I loved this article, because it described our relationship very well, but I’m also interested in the idea that everyone has someone who fits them just right, whether it’s a friendship or a romantic relationship. At our house, Anika and I are finding it fascinating to look up different personality types to find out what type is their best fit – everybody has their own levitating unicorn!;) It’s possible to be friends with all kinds of personality types, but there’s one, sometimes two types that fit just right.

I’ve discovered a friend who has the same personality type as Ben, and it has been one of my greatest delights to get to know her – it’s as effortless as it is to spend time with Ben. To make it even more interesting, her husband has the same personality as me, so as couples, we’re just the opposite, and it’s been very interesting to understand our spouses better as we talk about things from a slightly different viewpoint.

But my favourite unicorn of all will always be Ben.:) Here’s a bit of what the article had to say about why Ben and I fit well together:

Both the INFJ and ENFP will feel instant attraction to each other. They both have pieces the other one desires. The INFJ wants to be understood and needs help coming out of their shell because they are the most rare personality making them feel constantly like their ideas and feelings don’t fit in with the rest of the way the group feels. The INFJ also struggles with being quiet because their dominate function is introverted intuition — their first objective is to take information introspectively. Until this hits their emotional center and their can translate the information out-loud empathetically, they tend to keep information to themselves. ENFP are primarily information gatherers, but through extroverted intuition. To the INFJ, the ENFP talks in the way the INFJ is taking in information. This is all very pleasing and creates an ESP effect.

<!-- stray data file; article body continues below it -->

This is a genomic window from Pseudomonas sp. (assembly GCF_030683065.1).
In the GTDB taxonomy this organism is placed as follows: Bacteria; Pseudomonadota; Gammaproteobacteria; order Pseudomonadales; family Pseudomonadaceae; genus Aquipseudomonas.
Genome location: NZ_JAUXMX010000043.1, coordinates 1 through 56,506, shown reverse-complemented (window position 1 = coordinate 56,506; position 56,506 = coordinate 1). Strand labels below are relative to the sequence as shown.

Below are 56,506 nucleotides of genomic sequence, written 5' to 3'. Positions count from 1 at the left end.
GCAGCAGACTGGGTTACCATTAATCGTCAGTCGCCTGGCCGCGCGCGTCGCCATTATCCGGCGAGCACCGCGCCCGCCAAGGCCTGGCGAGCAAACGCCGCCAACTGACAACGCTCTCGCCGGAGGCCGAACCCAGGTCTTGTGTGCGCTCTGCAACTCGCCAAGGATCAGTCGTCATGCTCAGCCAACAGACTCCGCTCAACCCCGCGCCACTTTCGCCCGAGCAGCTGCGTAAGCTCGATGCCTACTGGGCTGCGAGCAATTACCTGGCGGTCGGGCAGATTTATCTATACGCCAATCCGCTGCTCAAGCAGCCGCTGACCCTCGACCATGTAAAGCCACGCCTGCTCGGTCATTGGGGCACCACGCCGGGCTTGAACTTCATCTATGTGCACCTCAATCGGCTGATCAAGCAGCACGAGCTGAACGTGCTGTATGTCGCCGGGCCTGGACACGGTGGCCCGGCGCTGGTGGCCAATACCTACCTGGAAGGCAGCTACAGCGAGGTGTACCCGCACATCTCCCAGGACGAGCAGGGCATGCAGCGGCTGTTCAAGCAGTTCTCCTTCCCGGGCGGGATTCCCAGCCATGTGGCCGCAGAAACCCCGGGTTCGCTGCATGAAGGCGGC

The ENFP on the other hand feels a strong Fi-Si loop that they can stuck in. The ENFP is the champion and is wanting constantly to involve people, spread ideas, and get things in motion. But there’s this other more introspective side they have that they don’t always know how to convey, if they should convey it. The INFJ in being more introspective knows how to help the ENFP with their emotional growth. The INFJ knows how to encourage them and let them know it’s okay to have dark thoughts, to be a little serious, to have the crazy kind of depth. Both are obsessed with people and gathering information about people because their in the NF temperament.

One article described the attraction between our types as “a moth to a flame”. When I shared this with Ben, he immediately said, “You were the moth, and I was the flame. There was no way you could resist me.” But since my personality type is very rare, I’m pretty sure it was the other way around – he couldn’t believe he’d finally found an INFJ, even though he had no idea what that meant at the time – our inner unicorns could just sense each other.;)

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This does not mean our marriage is always perfect, though. When people say “Opposites attract”, this is true, to a point. It is also true that opposites can be annoying or frustrating sometimes. The same goes for the expression, “Variety is the spice of life.” Having no spice is boring, too much spice is gross or fiery, but just the right amount of spice is fantastic.

Ben is the perfect amount of spice for me, but that means there are ways in which he challenges me, and our differences provide opportunities to learn how to communicate better, and how to appreciate and take advantage of the other’s different strengths.